- 4 city blocks.
Incorrect. City blocks vary widely in length—anywhere from 660 feet in many areas to 900 feet in New York City. At any rate, when you're driving at 55 mph, you'll go about 371 feet in the time it takes to read a text message, which is actually much closer to the length of a football field than a city block.
- A high school gym.
- According to the NHTSA estimates, how many people are killed every day due to distracted driving?
Incorrect. Sadly, people in America are dying from distracted driving every day. The latest numbers compiled by the Centers for Disease Control and Prevention (CDC) estimated that more than 9 people lose their lives to distracted driving on a daily basis.
Incorrect. More than 9 people—or more than 3 times as much as this answer—die from distracted driving every day, according to the Centers for Disease Control and Prevention (CDC).
Incorrect. If you double this number, you'll come much closer to the actual answer. More than 9 people die due to distracted driving every day, according to numbers compiled by the Centers for Disease Control and Prevention (CDC).
- More than 9
Correct! This unfortunate number comes from the Centers for Disease Control and Prevention (CDC). Sadly, that comes to more than 3,285 people every year.
- What percentage of teens have multi-text conversations while driving?
Incorrect. While a survey conducted by Distraction.gov found that 10% of parents admit to having multi-text conversations while driving, the percentage of teens admitting to that was higher, at 20%.
Correct! In a poll conducted by Distraction.gov, 20% of teens said they frequently participate in extended, multi-text conversations while driving, and nearly a quarter of the respondents said they respond to a text message once or more every time they drive.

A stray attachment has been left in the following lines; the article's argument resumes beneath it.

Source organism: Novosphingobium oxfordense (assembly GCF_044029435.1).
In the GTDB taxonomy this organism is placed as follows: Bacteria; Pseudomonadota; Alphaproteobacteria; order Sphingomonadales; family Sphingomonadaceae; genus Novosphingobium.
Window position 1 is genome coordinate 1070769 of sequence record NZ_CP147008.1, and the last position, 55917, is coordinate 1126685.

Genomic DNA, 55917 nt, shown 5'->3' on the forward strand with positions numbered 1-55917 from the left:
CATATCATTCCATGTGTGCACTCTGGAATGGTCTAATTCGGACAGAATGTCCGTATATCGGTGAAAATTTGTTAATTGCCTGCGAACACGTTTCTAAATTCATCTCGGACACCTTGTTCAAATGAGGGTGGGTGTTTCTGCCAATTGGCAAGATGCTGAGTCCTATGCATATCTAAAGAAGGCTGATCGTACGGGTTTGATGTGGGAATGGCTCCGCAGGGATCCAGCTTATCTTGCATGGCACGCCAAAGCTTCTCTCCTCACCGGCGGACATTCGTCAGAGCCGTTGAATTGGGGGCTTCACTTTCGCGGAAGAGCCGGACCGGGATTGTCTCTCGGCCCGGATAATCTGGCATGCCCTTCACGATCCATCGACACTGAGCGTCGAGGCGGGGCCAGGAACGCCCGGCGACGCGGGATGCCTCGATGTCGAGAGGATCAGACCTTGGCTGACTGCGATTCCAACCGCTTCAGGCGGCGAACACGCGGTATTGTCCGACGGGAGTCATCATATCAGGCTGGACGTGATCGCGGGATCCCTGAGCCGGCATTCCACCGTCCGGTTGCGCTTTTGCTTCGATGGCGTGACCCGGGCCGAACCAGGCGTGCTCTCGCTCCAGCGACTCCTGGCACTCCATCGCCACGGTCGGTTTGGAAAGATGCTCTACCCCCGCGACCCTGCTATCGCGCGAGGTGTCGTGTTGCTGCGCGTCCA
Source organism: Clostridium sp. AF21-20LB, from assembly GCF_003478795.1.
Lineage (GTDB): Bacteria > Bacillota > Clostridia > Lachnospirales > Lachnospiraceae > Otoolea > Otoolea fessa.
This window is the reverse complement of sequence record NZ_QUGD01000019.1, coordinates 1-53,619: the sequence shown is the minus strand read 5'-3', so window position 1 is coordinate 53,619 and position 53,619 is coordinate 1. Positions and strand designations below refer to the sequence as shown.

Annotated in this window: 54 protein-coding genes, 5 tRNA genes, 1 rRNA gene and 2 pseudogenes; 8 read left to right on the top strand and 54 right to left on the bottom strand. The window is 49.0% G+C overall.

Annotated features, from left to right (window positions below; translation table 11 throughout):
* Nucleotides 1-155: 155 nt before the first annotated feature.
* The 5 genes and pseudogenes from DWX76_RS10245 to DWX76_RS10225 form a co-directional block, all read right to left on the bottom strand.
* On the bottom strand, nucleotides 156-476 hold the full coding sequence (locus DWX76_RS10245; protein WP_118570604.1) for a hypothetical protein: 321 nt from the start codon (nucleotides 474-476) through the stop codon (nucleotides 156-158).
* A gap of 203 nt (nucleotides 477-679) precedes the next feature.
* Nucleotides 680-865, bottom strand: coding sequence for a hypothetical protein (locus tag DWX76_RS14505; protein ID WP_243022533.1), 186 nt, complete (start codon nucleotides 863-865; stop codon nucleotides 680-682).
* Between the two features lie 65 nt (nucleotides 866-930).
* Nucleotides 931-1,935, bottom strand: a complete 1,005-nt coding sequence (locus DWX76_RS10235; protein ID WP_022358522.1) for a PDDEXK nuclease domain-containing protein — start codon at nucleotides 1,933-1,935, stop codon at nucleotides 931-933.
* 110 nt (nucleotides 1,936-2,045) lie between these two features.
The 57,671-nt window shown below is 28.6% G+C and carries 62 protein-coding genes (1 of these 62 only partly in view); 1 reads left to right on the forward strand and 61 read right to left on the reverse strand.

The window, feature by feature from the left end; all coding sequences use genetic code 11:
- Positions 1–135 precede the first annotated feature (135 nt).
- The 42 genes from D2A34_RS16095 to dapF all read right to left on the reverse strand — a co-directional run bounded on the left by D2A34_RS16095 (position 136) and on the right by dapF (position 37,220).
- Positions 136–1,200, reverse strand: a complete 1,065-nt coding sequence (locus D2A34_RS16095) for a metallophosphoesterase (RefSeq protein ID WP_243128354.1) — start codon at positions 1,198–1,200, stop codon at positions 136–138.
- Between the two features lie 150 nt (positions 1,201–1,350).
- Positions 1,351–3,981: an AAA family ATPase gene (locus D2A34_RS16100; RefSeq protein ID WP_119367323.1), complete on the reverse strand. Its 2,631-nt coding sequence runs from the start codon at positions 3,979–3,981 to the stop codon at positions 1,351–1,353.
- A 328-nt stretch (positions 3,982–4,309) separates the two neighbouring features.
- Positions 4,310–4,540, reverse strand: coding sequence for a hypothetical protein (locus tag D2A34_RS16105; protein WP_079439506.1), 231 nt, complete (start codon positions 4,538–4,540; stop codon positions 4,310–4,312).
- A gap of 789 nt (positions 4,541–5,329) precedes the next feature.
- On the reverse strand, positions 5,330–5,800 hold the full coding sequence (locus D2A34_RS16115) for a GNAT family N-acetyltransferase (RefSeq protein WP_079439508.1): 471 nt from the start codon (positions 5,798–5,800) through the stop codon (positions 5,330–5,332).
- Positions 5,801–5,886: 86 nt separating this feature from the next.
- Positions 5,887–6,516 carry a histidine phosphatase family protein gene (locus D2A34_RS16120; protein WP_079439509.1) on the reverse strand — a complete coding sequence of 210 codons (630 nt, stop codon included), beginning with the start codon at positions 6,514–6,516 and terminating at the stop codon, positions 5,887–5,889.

Incorrect. Fortunately, the answer is lower – 20% of teens surveyed by Distraction.gov said they participate in this type of behavior while driving. Still, looking at your phone at all—let alone multiple times while on the road—can be very dangerous.
Incorrect. Only half of this answer—20% of teens—said they will have multi-text conversations while driving. But any amount of time spent looking at your phone while behind the wheel is a dangerous idea.
- What percentage of distracted driving fatalities are of drivers in their 20's?
Incorrect. Unfortunately, the percentage is higher. According to numbers compiled by Distraction.gov, 27% of distracted driving fatalities are drivers in their 20's.
Correct! This sad statistic comes from Distraction.gov. While teen drivers are the largest victim group of distracted driving fatalities, drivers in their 20's still make up a big amount of those who die while distracted behind the wheel.
- Less than 5%
Incorrect. Sadly, the number is much higher—27% of drivers who die in distracted driving incidents are in their 20's, according to numbers compiled by Distraction.gov.
Incorrect. Drivers in their 20's actually make up a much larger amount of distracted driving fatalities—as high as 27%, according to numbers compiled by Distraction.gov.